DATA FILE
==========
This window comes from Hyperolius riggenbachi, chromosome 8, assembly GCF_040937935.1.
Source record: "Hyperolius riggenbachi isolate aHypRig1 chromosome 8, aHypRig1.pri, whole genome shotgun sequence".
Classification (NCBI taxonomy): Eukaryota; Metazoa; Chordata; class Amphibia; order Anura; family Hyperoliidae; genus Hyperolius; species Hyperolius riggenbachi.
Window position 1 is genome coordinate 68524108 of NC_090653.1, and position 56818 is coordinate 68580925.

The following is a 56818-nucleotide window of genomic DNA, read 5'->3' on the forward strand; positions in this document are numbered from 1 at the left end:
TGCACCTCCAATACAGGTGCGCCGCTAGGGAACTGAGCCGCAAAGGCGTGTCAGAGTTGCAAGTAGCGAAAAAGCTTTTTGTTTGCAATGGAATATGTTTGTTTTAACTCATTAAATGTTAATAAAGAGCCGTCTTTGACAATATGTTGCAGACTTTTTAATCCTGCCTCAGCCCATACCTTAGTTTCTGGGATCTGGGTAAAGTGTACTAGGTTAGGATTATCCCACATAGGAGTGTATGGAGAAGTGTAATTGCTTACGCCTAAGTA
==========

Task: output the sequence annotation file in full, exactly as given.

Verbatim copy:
This window comes from Hyperolius riggenbachi, chromosome 8, assembly GCF_040937935.1.
Source record: "Hyperolius riggenbachi isolate aHypRig1 chromosome 8, aHypRig1.pri, whole genome shotgun sequence".
Classification (NCBI taxonomy): Eukaryota; Metazoa; Chordata; class Amphibia; order Anura; family Hyperoliidae; genus Hyperolius; species Hyperolius riggenbachi.
Window position 1 is genome coordinate 68524108 of NC_090653.1, and position 56818 is coordinate 68580925.

The following is a 56818-nucleotide window of genomic DNA, read 5'->3' on the forward strand; positions in this document are numbered from 1 at the left end:
TGCACCTCCAATACAGGTGCGCCGCTAGGGAACTGAGCCGCAAAGGCGTGTCAGAGTTGCAAGTAGCGAAAAAGCTTTTTGTTTGCAATGGAATATGTTTGTTTTAACTCATTAAATGTTAATAAAGAGCCGTCTTTGACAATATGTTGCAGACTTTTTAATCCTGCCTCAGCCCATACCTTAGTTTCTGGGATCTGGGTAAAGTGTACTAGGTTAGGATTATCCCACATAGGAGTGTATGGAGAAGTGTAATTGCTTACGCCTAAGTA